I am speaking to the committee from Dublin 15. I thank the committee for the opportunity to share my experiences and observations regarding reproductive justice, particularly for disabled women in 21st-century Ireland. I am here not only as a member of the National Women's Council disabled women’s group and vice chair of Independent Living Movement Ireland but also as a survivor of Irish assisted human reproductive services and a regional ambassador for the NUIG Centre for Disability Law and Policy Re(al) Productive Justice initiative. I thank Dr. Áine Sperrin from Galway for her support with my statement.
I speak to the committee as a disabled woman and not a woman with a disability. This fundamental social rights-based definition underpins my statement and my life. According to the 2016 census, the total number of disabled persons in Ireland was 643,131, or 13.5% of population. Almost half are disabled women. However, little attention has been paid to the specific experiences and needs of disabled women in Ireland. For example, 63.7% of disabled women are mothers and yet disabled women are not mentioned in our current maternity strategy.
I will focus on two key issues of reproductive justice: assisted human reproduction and disabled women’s access to essential health services. Reproductive justice is the ability to make decisions and have choices respected around becoming a parent or not. This includes fertility, contraception, including assisted human reproduction, abortion, pregnancy, birth and parenting, including fostering and adoption. The Re(al) Productive Justice project has identified discrimination for disabled people on these issues in many forms. These include physical infrastructure where reproductive health and parenting services are delivered being inaccessible; historic and contemporary use of long-term contraceptives without informed consent; ableist attitudes across assisted human reproduction, maternity and parenting service staff; a lack of accessible information across all stages of reproductive decision making; a gap in knowledge among health professionals about the support needs of disabled people accessing reproductive services; increased interventions and monitoring of disabled parents that is disproportionate to non-disabled parents; and a lack of uniformity about the use and quality of parental capacity assessments. There is also a gap in data about the provision of reproductive services to disabled people, particularly with the new framework for abortion services. Finally, the current legal capacity framework and delay in full realisation of the UNCRPD contributes to violations in this part of disabled persons' lives.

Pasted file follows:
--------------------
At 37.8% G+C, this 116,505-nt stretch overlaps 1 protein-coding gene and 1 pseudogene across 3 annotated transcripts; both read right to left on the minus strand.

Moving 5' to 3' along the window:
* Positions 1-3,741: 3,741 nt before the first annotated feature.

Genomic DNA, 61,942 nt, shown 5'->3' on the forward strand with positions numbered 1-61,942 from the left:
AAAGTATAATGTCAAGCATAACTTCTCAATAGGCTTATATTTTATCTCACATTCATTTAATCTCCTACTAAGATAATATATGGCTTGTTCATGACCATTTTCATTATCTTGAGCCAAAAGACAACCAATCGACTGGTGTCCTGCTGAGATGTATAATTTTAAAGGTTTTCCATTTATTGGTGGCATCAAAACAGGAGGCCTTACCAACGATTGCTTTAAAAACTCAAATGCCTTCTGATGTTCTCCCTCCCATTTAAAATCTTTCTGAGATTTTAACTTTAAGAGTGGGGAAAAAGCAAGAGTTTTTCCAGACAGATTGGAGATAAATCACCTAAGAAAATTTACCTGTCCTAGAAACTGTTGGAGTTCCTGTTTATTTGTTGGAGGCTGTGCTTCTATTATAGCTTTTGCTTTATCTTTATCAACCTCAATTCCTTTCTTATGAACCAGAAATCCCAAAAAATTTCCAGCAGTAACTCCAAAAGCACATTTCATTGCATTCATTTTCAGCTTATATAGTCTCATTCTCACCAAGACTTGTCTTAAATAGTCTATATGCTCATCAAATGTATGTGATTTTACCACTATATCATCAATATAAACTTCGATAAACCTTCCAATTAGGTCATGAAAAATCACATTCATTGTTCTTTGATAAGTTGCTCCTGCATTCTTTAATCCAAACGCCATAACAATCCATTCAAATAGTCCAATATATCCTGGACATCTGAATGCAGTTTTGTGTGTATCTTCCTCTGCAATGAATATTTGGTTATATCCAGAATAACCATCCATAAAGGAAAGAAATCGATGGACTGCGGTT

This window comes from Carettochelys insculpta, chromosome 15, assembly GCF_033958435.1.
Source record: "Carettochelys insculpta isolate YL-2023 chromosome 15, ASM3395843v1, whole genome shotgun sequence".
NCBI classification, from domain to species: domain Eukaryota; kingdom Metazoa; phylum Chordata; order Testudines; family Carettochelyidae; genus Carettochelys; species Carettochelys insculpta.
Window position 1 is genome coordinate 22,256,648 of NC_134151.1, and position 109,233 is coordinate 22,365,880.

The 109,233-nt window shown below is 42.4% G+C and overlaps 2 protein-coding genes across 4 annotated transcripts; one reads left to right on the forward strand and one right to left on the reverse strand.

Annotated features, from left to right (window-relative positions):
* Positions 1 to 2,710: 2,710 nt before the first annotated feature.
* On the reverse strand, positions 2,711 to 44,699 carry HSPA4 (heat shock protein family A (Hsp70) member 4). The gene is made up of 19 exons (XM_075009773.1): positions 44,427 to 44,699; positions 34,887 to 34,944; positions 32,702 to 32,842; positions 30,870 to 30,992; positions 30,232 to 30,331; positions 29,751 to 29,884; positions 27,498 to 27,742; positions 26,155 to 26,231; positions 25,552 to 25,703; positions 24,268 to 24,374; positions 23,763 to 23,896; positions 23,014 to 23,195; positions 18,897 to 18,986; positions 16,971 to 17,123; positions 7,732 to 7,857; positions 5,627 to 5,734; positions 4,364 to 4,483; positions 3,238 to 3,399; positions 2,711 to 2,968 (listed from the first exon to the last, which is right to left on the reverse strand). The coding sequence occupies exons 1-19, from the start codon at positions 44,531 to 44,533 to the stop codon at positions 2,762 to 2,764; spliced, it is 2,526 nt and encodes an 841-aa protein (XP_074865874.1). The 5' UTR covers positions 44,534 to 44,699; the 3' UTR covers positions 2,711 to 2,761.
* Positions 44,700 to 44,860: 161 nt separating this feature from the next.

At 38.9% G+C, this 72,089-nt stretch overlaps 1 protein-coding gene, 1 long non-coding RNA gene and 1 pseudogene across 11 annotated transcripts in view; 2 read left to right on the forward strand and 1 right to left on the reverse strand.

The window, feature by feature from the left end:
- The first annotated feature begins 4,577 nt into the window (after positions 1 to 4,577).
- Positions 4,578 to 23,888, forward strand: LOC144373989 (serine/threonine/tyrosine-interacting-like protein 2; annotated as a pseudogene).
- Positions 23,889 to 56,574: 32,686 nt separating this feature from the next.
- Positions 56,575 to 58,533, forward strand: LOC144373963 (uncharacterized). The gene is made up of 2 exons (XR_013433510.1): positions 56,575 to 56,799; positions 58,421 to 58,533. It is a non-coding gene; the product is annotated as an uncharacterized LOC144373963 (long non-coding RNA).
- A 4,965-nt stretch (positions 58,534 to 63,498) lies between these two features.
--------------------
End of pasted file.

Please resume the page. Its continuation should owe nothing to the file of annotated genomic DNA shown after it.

Disabled people with genetic and-or hereditary impairments, particularly disabled women as the female body is the primary site of most assisted human reproduction treatments, often meet significant resistance from the medical profession when attempting to access assisted fertility services. I have experienced this discrimination. Based on my personal experience and as an activist and academic in the area of reproductive justice, I have significant concerns about the general scheme of the assisted human reproduction Bill 2017 and its potential negative impact on the rights of disabled people to access assisted human reproduction services.
My main areas of concerns are head 7, which deals with the welfare of the child, and head 30, which deals with pre-implantation genetic diagnosis, PGD. For brevity, rather than detailing my concerns now, I have included them as an appendix to my written statement. However, my urgent concern is that there is a glaring absence of the voices and experiences of people identifying as disabled in the public meeting list of witnesses and the 31 written submissions to the pre-legislative scrutiny of the general scheme of the Bill. This situation must be rectified before the Bill progresses.